“Jumping The Shark” Has Jumped The Shark
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Sharknado. There isn’t much that I need say about it. Even if you haven’t seen it, you have more than likely heard of it or its 2 sequels. You may have even heard that a 4th film in the series is slated for next year (2016). It’s become a cash cow that you currently have no escape from. There are shirts, posters, comic book tie-ins, and toys all looking to cash in on the phenomena. The premieres are treated as news stories by the celebrity-obsessed propaganda machine, more focused on the cameo appearances than on the actual quality of the film. Who gives a shit that there are like 2 & 1/2 rhinos left in the world? The Micro Machine Man just got chomped on by a fucking shark!!!
The original Sharknado lured its viewers based on its ludicrous idea. While the idea of hybridizing creatures had managed to produce a few chuckles (Sharktopus? Mermantula??), the films themselves were usually quite awful. It appeared that the novelty of casting washed-up and/or forgotten actors was just as important as the creature itself. Sharknado was no different. Ian Ziering, Tara Reid, and John Heard aren’t exactly marquee names these days, if they ever were.
For the most part, the film sucked. Acting was sub-par, as was generally the case with films like these. The CG effects were also quite bad. You would think that more effort would have been put into making the sharks look more realistic, but such was not the case. However, the film’s biggest flaw was in making the viewer wait more than half the film’s runtime before kicking in the action sequences. If the selling point of your film is flying sharks, you had better bring them early and often.
Ratings wise, the film was a success. People tuned in to watch what promised to be some of the dumbest shit they’ve ever seen. And in those regards, it delivered. It was pretty damned dumb. It just wasn’t very good. Quality was never important. In no time, a sequel was green lit.
Compared to the original, the sequel was a massive improvement. The sharks are present from the opening scene, taking down an airplane piloted by Robert Hayes of Airplane fame. This clever cameo was just the first in a huge list of “celebrities” (using that term VERY loosely) that would show up, a gimmick that was blasted over the airwaves ad nausea by every entertainment “news” program out there. A gimmick that led to even larger numbers for its initial airing, and in turn spawned another sequel. (I’ve not seen the 3rd film yet, but the upcoming fourth film must mean that it performed well enough.)
And as long as something is popular or successful, there will always be someone looking to get in on the action. There are a long line of Italian directors that made a career out of cashing in on money-making American films. (Reference our review of Contamination). Hell, Roger Corman became a legend doing it. So, it comes as no surprise that SyFy has now chosen to rip themselves off with another flick revolving around more creatures spawned by a natural disaster, and hoping to capitalize on its own cache of once notable names. In this case, the surviving cast of Police Academy.
Lavalantula stars Steve Guttenberg. Steve had quite a few other hits in the 80’s, such as Short Circuit and both Cocoon and Three Men.. films. However, he will probably be best remembered as “Mahoney” in the first 4 Police Academy films. Somewhere around 1990, Steve’s career just kind of died out, leading to a string of duds and TV movies. I do not think that this will be the film that re-launches his career.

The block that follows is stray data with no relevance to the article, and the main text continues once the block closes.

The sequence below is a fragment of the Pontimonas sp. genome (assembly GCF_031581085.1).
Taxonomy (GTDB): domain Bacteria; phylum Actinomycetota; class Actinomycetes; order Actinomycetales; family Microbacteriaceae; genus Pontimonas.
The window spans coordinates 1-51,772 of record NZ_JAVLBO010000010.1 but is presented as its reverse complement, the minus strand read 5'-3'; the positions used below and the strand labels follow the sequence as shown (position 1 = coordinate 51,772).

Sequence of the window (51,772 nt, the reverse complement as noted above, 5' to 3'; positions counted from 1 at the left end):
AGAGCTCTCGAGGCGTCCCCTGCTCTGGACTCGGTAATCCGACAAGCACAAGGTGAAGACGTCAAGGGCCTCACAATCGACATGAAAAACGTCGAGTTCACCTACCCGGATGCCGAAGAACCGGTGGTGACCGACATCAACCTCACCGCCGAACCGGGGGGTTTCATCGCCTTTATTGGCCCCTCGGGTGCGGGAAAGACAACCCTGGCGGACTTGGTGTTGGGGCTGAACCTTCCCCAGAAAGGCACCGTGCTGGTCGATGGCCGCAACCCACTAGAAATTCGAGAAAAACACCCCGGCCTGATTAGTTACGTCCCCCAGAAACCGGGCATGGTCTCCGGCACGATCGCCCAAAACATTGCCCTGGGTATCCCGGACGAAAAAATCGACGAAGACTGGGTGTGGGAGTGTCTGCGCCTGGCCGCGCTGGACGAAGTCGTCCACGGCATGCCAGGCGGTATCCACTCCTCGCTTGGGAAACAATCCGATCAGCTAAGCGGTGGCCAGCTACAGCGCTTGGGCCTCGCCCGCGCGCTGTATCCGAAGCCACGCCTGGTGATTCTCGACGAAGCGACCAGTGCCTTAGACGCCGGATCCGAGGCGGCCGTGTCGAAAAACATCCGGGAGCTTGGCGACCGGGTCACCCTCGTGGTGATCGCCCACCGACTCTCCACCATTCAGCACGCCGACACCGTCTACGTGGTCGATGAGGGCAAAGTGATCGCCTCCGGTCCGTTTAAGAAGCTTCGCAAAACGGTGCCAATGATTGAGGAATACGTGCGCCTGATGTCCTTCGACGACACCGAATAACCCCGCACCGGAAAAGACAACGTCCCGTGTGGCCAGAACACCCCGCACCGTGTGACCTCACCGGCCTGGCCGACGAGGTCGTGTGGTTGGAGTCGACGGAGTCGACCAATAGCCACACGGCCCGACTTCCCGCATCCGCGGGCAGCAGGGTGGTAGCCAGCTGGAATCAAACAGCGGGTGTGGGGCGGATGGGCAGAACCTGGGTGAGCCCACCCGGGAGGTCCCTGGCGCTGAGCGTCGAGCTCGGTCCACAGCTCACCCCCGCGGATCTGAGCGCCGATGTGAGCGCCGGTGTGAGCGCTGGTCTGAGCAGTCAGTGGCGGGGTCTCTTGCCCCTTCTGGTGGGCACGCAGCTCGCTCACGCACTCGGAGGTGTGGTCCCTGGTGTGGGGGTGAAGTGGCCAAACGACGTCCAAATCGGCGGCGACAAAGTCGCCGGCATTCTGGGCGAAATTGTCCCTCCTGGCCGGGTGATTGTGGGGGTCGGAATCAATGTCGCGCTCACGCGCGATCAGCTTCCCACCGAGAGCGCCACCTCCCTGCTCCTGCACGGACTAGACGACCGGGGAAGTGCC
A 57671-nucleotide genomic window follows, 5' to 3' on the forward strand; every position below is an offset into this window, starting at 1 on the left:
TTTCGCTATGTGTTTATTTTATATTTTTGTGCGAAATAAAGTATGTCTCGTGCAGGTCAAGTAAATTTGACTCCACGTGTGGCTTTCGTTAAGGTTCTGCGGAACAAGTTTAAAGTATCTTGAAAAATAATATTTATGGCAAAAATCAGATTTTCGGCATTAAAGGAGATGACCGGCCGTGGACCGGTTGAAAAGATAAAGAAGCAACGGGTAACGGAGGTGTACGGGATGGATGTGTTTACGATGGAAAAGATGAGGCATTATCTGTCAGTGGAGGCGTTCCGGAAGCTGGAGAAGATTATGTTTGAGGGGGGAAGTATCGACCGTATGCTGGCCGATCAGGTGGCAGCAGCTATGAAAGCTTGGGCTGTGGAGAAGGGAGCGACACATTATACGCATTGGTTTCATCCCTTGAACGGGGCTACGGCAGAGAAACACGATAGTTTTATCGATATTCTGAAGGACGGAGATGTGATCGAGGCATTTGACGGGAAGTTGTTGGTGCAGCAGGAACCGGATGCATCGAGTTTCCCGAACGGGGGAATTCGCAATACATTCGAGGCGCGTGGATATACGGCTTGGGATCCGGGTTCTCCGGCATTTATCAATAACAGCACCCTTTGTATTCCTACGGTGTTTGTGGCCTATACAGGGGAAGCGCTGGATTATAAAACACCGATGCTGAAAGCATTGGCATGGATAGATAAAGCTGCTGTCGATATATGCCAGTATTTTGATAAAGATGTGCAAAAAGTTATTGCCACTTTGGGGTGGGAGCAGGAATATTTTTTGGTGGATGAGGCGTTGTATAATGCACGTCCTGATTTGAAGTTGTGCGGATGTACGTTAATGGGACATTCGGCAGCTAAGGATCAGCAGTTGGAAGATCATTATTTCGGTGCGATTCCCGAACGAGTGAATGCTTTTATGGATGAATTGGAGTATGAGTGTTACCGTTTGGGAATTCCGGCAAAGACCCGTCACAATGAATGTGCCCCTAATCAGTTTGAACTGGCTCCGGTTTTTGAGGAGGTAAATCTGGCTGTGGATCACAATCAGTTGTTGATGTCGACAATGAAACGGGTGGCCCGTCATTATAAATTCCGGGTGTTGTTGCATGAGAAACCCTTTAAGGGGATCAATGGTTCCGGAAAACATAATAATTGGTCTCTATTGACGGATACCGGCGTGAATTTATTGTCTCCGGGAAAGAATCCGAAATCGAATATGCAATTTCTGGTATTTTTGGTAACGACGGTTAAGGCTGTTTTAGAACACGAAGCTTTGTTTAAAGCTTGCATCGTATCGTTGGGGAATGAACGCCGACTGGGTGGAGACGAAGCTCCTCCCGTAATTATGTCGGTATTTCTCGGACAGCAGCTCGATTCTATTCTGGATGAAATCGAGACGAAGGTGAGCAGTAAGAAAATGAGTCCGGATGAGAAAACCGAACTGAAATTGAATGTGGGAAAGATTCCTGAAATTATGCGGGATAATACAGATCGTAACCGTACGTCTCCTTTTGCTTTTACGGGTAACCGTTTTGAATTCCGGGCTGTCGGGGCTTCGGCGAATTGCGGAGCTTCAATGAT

Guttenberg plays “Colton West”, a forgotten 80’s action hero now delegated to starring in lower budget films. Guttenberg is in pretty decent shape these days, but not enough to believe that he was ever anything close to being the next Stallone. Maybe Frank Stallone. As the film opens, West is unaware that he’s making a creature feature, thinking instead that he is in an action flick that bears a very close resemblance to Die Hard. The scene he is currently filming is stopped when a nitrogen smoke bomb detonates in his hand. Michael Winslow & Marion Ramsey make their first appearances as the heads of the FX crew, and Winslow get to show off his trademark vocal effects while explaining why the stunt went wrong.
Look for Leigh Whannell of Saw and Insidious fame as the film’s director.
Not having actually read the script, it is not until after the scene has stopped filming that Colton finds out just what kind of movie he is making. He’s actually filming a killer spider movie. Not pleased with this directional decision, he walks off the set and starts driving home. As he’s driving, we can hear news reports over his radio of earthquakes that have begun rocking the area. He calls his house to tell his teenaged son that he is on the way to pick him up to go to a baseball game. His wife, Olivia (Nia Peebles), informs him that their son has left to hang out with friends as Colton has already made them late for the game.
As he continues on his drive home, a nearby mountain erupts into a volcano, catapulting fireballs onto the freeway. A few cars are destroyed as fireballs crash down on them. Out of the wreckage crawl large, lava breathing spiders. Lavalantulas. The spiders attack other motorists while Colton manages to find an opening and drive away. He arrives home in an understandably frantic state and tries to tell his wife what he’s just seen. However, due to his hysterical manner, and the news story that she’s just seen about him getting in trouble in a bar fight the night before, she assumes that he’s either drunk or on some kind of drug. Despite her disbelief, Colton grabs a shotgun and drives off to find his son.
Colton’s son, Wyatt is out riding bikes with a few friends, one of whom is his friend’s girlfriend, Jordan. It pretty obvious fairly quickly that there is some budding attraction between Wyatt and Jordan… but that shit will have to wait. The kids ride up on some people gathered around a hole that has appeared in the street. A spider jumps out and eats a female spectator. In the kids’ attempts to flee, the spider bites Jordan in the leg. They manage to escape and hide out in the remains of an abandoned movie studio.